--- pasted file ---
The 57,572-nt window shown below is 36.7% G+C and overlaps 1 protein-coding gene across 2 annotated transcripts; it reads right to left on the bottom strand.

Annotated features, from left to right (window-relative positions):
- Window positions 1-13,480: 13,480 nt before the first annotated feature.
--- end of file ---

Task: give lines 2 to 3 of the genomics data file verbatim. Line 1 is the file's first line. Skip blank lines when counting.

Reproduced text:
Annotated features, from left to right (window-relative positions):
- Window positions 1-13,480: 13,480 nt before the first annotated feature.